With an active toddler who’s more aggressive and physically active than her older sister was at the same age, raising Stella is much different from Julia. So this list of 20 Commandments from Parents.Com served as a great list of reminders and tips for my wife and me. Therefore I wanted to share it in my blog.
The 20 Commandments of Toddler Discipline
By Ari Brown, MD, and Denise Fields
First 10 Commandments
Children aren’t born with social skills — it’s human nature for them to start out with a survival-of-the-fittest mentality. That’s why you need to teach your toddler how to act appropriately and safely — when you’re around and when you’re not. In a nutshell, your job is to implant a “good citizen” memory chip in her brain (Freud called this the superego) that will remind her how she’s supposed to behave. It’s a bit like breaking a wild horse, but you won’t break your child’s spirit if you do it correctly. The seeds of discipline that you plant now will blossom later, and you’ll be very thankful for the fruits of your labor. (Just don’t expect a tree to grow overnight.) Here are the commandments you should commit to memory.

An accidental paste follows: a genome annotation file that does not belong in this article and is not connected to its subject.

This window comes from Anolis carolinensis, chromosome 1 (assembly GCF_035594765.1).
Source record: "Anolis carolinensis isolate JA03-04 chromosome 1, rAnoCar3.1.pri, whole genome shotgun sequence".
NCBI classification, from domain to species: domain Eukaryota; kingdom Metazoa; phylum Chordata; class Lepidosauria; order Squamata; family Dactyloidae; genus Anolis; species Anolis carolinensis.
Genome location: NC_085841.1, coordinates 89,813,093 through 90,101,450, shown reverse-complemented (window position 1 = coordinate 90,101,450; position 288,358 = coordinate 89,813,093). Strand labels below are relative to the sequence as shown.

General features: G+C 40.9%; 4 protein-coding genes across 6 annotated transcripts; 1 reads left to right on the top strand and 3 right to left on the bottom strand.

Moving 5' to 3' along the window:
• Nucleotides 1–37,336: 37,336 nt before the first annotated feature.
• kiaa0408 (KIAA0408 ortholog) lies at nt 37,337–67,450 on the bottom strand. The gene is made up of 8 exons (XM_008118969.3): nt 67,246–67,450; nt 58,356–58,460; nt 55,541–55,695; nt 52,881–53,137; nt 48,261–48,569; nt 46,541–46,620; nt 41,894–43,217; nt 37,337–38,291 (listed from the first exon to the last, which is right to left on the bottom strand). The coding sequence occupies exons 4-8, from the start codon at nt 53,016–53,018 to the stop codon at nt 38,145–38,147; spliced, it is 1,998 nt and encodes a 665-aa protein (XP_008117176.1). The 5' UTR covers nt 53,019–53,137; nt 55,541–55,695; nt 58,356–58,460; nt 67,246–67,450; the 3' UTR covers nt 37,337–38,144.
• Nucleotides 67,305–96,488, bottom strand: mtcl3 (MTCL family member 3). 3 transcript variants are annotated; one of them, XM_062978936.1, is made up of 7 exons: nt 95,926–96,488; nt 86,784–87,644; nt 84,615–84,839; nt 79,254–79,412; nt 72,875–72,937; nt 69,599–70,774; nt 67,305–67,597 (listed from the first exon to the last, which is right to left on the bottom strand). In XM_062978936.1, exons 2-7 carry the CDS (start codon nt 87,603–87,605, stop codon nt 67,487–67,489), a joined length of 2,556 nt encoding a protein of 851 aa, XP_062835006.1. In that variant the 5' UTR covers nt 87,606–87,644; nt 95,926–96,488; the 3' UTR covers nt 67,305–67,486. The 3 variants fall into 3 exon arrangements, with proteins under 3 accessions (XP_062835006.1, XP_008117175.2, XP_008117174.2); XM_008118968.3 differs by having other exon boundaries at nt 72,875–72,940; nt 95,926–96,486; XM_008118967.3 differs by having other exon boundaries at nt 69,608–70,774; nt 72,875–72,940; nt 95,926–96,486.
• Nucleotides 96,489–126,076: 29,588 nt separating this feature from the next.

- Expect rough spots. Certain situations and times of the day tend to trigger bad behavior. Prime suspect number 1: transitions from one activity to the next (waking up, going to bed, stopping play to eat dinner). Give your child a heads-up so he’s more prepared to switch gears (“After you build one more block tower, we will be having dinner”).
- Pick your battles. If you say no 20 times a day, it will lose its effectiveness. Prioritize behaviors into large, medium, and those too insignificant to bother with. In Starbucks terms, there are Venti, Grande, and Tall toddler screwups. If you ignore a minor infraction — your toddler screams whenever you check your e-mail — she’ll eventually stop doing it because she’ll see that it doesn’t get a rise out of you.